ZehBounce - On Board Flash Bounce - Basic But Effective

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ZehBounce - On Board Flash Bounce - Basic But Effective

Postby DualPlatform » Sun Sep 09, 2012 12:37 am

This is a quick "unskilled" review of the best $10 I've spent in a while, the ZehBounce card. (http://zehbounce.com/zehbounce.html I have young kids and we take a lot of photos indoors. Birthdays, holidays, our crazy cat, you name it. I'm trying to learn as I go with my T3i. While I'm no where near the level I want to be with my camera, I do know I'm tired of the bright white flash drowning out color and just making shots look bad. Anther big reason is I don't have a lot of money to spend on a nice external flash.

Bullet list of reasons why I bought it that might match your own needs:
  • Wanted to take better flash pictures indoors
  • Inexpensive (kids trump camera when payday arrives)
  • Extremely portable (it's flat when not in use and slides easily into the back of my bag)
  • Seemed Effective given the limited reviews I found for this and similar devices

My Results:
I must admit I was completely shocked how effective this was in my home (I have std 9ft ceilings). Rather than try to sound like I know what I'm talking about I'll just let the photos speak for themselves. I decided to take photos of a few items I had on hand near my dining room table (see below). I tried to find items with varying shapes, sizes, and materials. All were taken about 3ft from the subject while I was sitting with my elbow on the table for stability. The room wasn't pitch dark but it wasn't bright enough to shoot anything without flash as the only light I was working with came from adjacent rooms. These were taken with my kit lens (EFS 18-55 IS II) with IS and AF on. These have not been post edited. I shoot in RAW format and did a batch convert with Canon's Digital Photo Professional to JPG with a 50% size reduction to help with the upload speed.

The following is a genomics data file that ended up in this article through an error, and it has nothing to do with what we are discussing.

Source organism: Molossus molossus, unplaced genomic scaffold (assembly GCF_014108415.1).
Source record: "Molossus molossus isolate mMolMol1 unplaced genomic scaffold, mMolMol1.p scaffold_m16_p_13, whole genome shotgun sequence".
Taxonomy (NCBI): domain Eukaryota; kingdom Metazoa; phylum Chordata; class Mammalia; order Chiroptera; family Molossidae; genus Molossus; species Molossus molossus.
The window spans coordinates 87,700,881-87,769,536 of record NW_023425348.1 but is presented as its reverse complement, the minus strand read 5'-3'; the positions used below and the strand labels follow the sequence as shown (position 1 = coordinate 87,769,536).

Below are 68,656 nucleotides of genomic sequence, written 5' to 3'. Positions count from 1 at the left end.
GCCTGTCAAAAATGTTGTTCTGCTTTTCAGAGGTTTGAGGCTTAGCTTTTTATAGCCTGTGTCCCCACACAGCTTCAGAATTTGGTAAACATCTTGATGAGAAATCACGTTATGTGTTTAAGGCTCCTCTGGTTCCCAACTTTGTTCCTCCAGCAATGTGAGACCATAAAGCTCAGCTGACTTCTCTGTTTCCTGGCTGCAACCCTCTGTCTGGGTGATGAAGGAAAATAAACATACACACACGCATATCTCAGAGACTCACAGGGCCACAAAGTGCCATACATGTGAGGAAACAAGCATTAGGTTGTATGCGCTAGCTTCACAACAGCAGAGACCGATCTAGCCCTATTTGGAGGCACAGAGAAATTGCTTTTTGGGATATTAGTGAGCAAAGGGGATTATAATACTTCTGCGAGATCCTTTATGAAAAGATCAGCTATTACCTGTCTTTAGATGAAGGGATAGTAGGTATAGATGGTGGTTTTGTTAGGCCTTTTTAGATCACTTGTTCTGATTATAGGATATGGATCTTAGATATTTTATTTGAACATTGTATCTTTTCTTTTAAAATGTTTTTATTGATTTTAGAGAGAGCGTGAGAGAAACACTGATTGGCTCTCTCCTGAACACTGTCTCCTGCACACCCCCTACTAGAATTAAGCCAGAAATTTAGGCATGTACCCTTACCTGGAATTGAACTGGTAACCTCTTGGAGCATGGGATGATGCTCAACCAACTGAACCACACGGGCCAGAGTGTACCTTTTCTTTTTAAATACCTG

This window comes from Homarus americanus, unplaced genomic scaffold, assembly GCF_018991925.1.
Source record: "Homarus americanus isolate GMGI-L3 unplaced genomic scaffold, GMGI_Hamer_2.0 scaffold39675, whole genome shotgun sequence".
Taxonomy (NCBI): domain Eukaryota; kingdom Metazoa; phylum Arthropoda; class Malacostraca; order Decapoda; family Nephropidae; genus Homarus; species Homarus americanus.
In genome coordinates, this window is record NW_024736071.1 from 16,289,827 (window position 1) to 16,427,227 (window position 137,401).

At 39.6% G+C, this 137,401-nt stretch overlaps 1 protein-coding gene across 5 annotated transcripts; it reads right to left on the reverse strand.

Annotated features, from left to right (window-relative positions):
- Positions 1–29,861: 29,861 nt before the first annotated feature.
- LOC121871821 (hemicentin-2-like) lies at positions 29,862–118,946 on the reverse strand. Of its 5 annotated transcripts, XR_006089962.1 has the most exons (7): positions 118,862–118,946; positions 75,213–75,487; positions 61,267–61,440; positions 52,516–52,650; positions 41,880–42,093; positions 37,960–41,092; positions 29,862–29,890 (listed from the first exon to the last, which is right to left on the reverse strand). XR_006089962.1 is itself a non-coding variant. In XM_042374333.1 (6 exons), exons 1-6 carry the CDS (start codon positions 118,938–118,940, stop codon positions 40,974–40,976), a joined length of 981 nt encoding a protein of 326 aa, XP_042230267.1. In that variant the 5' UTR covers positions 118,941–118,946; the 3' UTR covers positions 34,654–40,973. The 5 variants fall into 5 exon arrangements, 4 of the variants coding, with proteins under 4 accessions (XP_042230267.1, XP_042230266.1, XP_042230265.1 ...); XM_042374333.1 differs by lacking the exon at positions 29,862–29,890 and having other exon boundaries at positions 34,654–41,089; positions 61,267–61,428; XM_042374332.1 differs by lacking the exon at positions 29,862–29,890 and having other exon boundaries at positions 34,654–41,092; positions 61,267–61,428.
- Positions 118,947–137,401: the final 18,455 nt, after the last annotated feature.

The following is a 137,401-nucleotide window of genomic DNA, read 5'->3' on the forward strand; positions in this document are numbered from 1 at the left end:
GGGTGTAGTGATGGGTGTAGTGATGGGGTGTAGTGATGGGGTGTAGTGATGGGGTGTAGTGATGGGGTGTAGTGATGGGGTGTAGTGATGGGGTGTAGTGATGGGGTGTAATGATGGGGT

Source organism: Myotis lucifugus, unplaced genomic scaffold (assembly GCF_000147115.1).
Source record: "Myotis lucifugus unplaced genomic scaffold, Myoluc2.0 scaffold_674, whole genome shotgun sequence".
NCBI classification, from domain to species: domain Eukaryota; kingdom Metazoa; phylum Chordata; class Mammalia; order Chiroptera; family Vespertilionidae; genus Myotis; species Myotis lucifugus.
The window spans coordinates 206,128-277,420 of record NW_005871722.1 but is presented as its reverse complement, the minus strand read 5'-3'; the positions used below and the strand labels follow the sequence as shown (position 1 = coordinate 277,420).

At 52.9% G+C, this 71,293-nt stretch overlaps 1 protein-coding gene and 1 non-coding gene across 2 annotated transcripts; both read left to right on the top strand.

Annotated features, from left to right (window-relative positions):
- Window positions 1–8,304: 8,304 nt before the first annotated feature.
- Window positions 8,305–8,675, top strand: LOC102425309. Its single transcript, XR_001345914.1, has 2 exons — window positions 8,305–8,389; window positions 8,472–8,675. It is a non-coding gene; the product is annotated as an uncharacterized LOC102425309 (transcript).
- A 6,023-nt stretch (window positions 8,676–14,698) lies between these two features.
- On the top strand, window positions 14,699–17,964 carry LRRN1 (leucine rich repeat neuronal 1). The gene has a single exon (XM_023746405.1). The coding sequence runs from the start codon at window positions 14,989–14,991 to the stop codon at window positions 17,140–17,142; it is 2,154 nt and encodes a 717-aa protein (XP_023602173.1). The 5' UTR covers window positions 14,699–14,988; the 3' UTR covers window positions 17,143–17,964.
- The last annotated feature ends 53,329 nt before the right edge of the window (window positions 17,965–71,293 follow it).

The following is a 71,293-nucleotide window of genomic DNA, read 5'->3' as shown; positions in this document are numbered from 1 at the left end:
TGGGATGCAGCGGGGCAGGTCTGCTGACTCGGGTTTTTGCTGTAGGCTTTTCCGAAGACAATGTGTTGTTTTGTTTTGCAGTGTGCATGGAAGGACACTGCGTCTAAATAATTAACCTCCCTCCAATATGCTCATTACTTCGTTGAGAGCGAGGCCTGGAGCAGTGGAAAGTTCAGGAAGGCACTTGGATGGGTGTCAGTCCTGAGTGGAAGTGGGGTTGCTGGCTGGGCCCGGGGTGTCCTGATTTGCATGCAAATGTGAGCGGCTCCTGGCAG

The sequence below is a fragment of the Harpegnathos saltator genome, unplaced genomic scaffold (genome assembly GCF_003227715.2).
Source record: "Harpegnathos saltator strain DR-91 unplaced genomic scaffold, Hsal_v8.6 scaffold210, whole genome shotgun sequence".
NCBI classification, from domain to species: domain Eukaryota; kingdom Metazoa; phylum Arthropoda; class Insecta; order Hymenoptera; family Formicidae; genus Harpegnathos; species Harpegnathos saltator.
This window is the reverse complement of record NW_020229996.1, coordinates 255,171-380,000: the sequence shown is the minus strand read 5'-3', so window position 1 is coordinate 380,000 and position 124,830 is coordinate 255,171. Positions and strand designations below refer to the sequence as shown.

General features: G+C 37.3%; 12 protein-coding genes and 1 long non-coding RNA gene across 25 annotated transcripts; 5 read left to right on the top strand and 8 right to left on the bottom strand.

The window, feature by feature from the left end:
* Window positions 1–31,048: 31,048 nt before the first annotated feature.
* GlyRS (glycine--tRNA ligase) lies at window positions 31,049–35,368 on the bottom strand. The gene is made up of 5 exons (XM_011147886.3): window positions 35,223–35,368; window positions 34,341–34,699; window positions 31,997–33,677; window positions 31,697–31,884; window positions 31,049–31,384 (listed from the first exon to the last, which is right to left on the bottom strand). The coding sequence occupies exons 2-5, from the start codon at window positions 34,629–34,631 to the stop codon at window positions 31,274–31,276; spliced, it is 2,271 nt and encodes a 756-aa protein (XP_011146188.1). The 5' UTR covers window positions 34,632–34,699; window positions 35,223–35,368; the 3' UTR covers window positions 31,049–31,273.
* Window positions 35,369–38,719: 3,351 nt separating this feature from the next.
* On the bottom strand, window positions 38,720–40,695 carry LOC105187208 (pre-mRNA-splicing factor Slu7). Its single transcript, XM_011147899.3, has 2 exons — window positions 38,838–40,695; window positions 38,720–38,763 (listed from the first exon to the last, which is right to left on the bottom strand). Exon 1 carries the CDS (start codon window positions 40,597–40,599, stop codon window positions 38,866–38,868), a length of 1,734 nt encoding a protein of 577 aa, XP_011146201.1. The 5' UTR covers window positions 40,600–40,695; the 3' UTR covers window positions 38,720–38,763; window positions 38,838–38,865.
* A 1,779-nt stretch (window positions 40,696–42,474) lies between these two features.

A "gotchas" of sort
You'll see in some of the photos 2 bright white corners. These were shots at a bit wider angle that seemed to allow the on-camera flash to leak around the edges. It was either that or additional reflections of light of other walls, picture frames, and now that I think of it, a mirror that while behind and facing perpendicular to my position might have thrown it. Either way, watch using this with really wide angle shots. This is probably why some other on-camera bounce devices wrap around the flash unit to help mask this bleeding effect.





Some final thoughts
I have since tried this with my "new/old" EF 50 f/1.8 Mark I that I got for a steal on eBay. A very nice lens as my first prime lens experience. The wide angle issue with the flash bleeding isn't as apparent unless I'm really trying to get a wider shot with the lens. This is still the best $10 I've spent in a long time. For anyone wanting that external flash advantage who has the same lack of funds for said external flash this is something you really should look at.

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